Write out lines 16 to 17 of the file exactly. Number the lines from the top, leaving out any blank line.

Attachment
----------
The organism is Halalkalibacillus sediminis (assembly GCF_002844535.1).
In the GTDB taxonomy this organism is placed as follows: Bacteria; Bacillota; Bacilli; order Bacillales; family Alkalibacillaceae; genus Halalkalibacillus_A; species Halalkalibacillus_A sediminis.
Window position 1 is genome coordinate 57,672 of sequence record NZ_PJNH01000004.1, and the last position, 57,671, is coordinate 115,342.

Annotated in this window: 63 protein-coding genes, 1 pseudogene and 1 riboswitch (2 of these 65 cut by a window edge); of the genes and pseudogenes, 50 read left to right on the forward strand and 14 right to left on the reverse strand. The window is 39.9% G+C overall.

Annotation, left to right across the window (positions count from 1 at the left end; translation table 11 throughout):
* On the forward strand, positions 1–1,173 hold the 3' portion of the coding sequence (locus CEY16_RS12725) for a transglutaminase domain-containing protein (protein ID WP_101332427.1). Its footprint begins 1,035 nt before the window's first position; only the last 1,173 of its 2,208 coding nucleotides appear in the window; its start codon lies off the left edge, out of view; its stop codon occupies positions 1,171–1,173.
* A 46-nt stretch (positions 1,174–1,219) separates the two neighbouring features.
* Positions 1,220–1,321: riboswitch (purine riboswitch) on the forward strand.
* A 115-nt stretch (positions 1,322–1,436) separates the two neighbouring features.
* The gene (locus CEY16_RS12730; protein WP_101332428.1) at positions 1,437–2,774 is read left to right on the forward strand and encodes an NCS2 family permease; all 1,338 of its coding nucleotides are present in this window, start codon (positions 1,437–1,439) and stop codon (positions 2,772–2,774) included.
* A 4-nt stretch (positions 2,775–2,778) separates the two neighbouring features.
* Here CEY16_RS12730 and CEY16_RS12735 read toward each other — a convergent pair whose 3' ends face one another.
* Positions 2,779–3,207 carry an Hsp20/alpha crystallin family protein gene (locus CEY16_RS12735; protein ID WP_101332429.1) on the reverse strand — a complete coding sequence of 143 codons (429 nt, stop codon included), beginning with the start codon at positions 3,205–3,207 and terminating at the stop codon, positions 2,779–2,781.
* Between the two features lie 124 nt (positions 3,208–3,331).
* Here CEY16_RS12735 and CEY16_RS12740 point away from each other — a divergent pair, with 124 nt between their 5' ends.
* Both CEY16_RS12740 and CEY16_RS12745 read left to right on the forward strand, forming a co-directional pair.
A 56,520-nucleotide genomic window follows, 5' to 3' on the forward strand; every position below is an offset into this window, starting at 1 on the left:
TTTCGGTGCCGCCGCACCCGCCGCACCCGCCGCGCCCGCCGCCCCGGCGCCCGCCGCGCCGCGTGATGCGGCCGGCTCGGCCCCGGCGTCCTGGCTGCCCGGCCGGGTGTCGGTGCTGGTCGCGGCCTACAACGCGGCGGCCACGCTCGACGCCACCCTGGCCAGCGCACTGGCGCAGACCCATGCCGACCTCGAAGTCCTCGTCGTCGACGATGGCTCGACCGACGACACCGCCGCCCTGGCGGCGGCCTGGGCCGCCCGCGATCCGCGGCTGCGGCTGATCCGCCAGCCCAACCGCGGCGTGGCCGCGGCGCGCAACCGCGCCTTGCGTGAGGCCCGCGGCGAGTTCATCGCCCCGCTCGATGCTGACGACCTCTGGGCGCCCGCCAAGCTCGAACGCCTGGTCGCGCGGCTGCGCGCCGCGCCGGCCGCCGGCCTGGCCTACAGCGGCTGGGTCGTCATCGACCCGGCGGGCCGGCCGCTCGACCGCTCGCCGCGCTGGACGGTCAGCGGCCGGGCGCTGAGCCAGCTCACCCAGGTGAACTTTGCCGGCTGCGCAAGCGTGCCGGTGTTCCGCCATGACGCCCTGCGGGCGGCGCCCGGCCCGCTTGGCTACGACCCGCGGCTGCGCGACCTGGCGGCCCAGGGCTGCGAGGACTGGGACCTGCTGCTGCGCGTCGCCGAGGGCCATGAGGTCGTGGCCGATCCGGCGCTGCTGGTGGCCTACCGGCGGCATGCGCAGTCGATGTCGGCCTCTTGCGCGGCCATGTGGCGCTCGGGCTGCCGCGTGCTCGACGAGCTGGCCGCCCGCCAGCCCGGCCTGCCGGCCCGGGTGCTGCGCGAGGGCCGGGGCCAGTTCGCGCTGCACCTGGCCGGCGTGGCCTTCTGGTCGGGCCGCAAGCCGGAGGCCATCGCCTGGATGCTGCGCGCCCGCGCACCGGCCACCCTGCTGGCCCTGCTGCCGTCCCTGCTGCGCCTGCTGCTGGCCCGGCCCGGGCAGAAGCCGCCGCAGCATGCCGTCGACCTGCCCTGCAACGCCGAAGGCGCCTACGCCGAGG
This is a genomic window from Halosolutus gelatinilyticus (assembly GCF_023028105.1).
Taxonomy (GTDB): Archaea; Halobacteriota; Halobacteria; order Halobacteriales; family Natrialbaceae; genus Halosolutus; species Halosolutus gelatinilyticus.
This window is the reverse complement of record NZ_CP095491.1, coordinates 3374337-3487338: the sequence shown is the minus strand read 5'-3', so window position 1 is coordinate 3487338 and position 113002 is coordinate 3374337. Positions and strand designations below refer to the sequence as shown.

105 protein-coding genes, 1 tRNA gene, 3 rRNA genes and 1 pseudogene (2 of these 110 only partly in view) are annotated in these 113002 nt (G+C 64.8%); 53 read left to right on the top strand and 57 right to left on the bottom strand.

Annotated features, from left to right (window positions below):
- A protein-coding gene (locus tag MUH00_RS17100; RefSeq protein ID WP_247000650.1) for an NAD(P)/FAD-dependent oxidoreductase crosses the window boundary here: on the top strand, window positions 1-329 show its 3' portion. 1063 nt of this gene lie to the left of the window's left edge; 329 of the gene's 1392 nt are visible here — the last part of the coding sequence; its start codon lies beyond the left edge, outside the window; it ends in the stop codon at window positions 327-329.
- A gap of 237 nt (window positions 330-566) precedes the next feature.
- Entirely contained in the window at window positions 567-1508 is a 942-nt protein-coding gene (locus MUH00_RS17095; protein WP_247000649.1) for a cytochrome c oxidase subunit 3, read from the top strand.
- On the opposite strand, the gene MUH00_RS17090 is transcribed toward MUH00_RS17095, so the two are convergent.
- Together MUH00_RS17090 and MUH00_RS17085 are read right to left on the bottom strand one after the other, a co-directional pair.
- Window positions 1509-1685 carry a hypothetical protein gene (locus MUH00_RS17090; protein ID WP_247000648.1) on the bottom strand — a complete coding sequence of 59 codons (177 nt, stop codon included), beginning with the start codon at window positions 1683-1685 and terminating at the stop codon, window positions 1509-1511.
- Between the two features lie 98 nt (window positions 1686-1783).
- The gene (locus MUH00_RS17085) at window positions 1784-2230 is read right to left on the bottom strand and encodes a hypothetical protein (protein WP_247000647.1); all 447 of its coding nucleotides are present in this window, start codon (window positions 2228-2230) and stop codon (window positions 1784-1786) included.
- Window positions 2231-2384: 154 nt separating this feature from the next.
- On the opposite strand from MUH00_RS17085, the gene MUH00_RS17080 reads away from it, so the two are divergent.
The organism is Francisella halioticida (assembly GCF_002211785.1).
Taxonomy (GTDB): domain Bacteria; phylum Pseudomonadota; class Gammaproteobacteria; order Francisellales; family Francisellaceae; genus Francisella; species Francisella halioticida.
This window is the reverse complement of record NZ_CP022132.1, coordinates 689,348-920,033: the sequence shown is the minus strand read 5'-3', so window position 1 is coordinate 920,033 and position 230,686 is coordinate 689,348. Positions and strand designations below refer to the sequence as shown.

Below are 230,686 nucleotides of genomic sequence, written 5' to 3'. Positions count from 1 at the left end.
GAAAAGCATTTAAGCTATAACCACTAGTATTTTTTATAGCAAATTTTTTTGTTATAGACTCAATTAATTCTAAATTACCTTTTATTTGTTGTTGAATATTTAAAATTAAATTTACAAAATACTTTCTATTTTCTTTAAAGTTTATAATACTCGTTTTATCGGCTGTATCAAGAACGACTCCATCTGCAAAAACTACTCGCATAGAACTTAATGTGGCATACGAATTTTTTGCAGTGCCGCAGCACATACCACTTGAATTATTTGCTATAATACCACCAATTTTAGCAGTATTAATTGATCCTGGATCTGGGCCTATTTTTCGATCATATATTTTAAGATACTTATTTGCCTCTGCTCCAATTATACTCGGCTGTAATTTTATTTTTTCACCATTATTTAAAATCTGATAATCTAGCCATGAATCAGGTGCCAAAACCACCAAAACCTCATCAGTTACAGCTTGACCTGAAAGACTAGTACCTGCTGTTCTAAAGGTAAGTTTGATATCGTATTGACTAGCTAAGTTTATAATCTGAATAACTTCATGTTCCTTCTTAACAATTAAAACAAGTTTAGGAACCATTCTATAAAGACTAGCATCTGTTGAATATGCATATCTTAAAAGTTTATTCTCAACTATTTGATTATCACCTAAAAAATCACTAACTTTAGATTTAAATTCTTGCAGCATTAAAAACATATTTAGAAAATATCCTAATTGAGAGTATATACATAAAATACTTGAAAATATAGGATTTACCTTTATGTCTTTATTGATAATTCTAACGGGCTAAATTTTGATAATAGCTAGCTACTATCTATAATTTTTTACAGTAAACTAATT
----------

* Both CEY16_RS12740 and CEY16_RS12745 read left to right on the forward strand, forming a co-directional pair.
A 56,520-nucleotide genomic window follows, 5' to 3' on the forward strand; every position below is an offset into this window, starting at 1 on the left: